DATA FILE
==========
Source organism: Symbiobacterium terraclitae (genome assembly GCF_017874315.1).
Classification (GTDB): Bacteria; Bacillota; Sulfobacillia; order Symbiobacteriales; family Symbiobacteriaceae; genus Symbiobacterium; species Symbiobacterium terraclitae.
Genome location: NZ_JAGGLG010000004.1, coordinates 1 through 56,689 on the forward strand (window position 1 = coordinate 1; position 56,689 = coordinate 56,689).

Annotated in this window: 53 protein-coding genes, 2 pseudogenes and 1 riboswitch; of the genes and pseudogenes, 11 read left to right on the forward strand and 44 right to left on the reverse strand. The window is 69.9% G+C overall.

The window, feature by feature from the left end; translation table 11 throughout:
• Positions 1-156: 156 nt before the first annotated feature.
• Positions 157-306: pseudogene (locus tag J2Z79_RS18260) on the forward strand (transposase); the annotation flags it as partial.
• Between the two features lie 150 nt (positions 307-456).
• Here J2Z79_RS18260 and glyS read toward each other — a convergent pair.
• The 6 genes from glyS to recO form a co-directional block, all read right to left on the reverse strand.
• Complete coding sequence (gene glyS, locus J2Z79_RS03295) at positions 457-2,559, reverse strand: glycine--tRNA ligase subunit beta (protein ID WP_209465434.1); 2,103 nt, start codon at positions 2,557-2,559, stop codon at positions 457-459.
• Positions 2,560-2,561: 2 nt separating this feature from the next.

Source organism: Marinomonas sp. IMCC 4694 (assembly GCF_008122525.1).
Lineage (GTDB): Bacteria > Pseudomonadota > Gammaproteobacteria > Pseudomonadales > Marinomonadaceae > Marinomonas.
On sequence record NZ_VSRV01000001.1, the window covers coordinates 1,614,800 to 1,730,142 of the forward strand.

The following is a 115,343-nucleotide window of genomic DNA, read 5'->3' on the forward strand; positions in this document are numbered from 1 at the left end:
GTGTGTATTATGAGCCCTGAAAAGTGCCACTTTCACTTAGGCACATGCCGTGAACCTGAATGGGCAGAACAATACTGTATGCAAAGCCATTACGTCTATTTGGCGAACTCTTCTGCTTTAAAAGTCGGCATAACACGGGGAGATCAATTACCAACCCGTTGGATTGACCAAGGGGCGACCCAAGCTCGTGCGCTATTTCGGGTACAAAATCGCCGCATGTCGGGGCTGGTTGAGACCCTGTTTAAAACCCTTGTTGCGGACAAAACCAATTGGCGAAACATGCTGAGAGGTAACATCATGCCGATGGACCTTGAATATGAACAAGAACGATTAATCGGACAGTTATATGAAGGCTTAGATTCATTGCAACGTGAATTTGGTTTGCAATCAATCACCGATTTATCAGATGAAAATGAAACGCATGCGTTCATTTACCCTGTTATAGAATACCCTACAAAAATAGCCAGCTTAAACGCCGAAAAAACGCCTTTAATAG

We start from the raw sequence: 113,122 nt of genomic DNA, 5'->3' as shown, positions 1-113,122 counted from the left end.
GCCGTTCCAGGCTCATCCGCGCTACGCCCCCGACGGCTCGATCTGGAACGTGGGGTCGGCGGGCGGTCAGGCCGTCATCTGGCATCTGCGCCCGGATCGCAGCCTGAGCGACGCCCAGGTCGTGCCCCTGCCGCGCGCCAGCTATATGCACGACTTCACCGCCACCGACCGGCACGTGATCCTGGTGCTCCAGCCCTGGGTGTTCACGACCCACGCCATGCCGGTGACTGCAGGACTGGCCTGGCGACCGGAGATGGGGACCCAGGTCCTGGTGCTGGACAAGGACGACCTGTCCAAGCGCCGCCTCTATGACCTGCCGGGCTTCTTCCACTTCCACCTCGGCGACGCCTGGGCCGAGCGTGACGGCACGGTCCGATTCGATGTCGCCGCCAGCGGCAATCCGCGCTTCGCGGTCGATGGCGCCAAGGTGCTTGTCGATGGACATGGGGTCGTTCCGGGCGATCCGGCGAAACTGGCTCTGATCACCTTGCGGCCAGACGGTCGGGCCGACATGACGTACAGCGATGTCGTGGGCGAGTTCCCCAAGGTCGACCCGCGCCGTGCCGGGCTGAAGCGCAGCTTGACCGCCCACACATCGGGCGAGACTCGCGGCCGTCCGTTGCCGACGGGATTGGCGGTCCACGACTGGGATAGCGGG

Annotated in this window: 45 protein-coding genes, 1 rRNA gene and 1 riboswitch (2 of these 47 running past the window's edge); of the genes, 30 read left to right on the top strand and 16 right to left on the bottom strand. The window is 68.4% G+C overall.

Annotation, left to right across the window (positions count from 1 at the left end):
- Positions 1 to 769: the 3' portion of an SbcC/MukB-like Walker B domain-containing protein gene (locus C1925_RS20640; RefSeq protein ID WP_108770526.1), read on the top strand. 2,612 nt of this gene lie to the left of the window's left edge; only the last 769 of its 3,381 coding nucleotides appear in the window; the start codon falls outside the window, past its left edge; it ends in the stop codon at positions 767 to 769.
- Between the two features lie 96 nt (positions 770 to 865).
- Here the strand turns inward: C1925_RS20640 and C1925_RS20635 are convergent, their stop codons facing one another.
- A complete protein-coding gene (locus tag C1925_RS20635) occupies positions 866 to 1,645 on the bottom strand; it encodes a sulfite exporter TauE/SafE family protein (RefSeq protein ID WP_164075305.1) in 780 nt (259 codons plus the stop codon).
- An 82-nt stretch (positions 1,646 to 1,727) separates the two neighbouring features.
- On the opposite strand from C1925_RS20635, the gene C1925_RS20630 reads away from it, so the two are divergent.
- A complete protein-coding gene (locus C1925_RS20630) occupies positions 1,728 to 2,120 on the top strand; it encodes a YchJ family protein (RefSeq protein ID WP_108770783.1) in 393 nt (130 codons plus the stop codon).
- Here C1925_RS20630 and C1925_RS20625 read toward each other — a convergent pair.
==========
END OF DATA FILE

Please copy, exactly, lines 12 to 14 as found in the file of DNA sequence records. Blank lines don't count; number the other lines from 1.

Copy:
• Positions 2,560-2,561: 2 nt separating this feature from the next.

Source organism: Marinomonas sp. IMCC 4694 (assembly GCF_008122525.1).
Lineage (GTDB): Bacteria > Pseudomonadota > Gammaproteobacteria > Pseudomonadales > Marinomonadaceae > Marinomonas.